|Average Annual Revenue
|US Nonemployer Establishments (Overall)
|Real Estate, Rental, and Leasing
|Finance and Insurance
|Administrative Support, Waste Management, and Remediation Services
|Arts, Entertainment, and Recreation
While some industries have higher average revenues, it is crucial for small business owners to consider multiple factors to improve their financial performance and sustain growth in the long term.
Comparison Of Revenue Between Employer And Non-employer Establishments
The comparison of revenue between employer and non-employer establishments provides valuable insight into the performance of small businesses in the United States. The following table showcases the differences in average revenue between these two types of business structures:
|$52,158 (average loan amount in 2021)
|$35,897 (average revenue for sole proprietorships, 28% less than overall nonemployer average)
This data highlights the financial disparities between small businesses with employees and those without. These disparities can be attributed to factors such as market demand, access to financing, and the challenges small business owners face, such as cash flow problems and payment delays. It is important for small businesses to adapt and implement strategies to overcome these challenges in order to achieve increased revenue and success.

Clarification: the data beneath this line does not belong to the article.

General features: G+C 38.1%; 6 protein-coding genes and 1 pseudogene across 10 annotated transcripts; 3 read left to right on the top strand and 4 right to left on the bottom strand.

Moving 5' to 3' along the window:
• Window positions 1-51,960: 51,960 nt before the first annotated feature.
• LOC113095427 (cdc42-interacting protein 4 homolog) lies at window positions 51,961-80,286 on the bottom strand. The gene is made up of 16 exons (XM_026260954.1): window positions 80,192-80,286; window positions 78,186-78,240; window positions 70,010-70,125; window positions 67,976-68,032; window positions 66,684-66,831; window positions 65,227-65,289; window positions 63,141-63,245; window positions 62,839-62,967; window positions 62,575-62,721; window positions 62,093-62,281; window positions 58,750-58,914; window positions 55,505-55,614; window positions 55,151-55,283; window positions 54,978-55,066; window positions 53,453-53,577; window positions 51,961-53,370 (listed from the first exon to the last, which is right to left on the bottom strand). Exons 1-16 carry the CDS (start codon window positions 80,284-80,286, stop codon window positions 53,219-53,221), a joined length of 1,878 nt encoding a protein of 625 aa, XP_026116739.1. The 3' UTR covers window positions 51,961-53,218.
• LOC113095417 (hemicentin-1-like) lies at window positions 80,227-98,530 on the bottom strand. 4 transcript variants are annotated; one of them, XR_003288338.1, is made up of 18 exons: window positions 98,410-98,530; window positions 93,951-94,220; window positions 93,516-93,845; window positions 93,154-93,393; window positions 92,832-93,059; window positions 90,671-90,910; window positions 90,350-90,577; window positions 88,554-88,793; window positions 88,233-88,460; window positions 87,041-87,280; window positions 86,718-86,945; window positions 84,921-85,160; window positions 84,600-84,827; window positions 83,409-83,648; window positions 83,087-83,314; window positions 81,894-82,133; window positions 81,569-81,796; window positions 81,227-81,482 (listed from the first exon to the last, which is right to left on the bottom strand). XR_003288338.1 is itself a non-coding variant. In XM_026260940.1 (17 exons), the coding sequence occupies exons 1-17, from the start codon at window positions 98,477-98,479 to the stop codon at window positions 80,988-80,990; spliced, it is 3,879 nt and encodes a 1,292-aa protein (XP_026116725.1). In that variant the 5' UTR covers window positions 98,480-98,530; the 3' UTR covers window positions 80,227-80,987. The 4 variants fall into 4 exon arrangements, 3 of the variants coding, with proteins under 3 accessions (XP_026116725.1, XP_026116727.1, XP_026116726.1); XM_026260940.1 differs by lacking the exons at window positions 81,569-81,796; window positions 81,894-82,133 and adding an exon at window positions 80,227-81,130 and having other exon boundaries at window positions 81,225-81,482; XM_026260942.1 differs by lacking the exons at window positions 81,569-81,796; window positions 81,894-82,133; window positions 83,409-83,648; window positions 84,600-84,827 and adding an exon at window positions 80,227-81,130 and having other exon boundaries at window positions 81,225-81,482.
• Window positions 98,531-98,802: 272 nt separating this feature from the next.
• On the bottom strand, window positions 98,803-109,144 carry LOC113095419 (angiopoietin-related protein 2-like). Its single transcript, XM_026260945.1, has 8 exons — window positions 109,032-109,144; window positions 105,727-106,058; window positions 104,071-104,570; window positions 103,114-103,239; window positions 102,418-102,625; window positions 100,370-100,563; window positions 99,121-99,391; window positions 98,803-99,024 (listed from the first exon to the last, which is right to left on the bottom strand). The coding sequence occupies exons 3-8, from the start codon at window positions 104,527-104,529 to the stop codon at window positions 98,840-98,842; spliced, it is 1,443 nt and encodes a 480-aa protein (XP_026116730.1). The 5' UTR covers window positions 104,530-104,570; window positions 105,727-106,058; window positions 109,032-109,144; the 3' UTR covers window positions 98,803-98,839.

Factors Affecting Small Business Revenue
Industry and market demand, business size and number of employees, and business owner demographics are all key factors that can affect small business revenue.
Industry And Market Demand
One of the most significant factors affecting small business revenue is industry and market demand. Different industries have varying levels of market demand, competition, and growth potential.
Some industries like professional services, healthcare, and social assistance have strong potential for small business growth and survival due to their high demand. On the other hand, some industries like construction and transportation face tough competition from established players making it challenging for new entrants to succeed.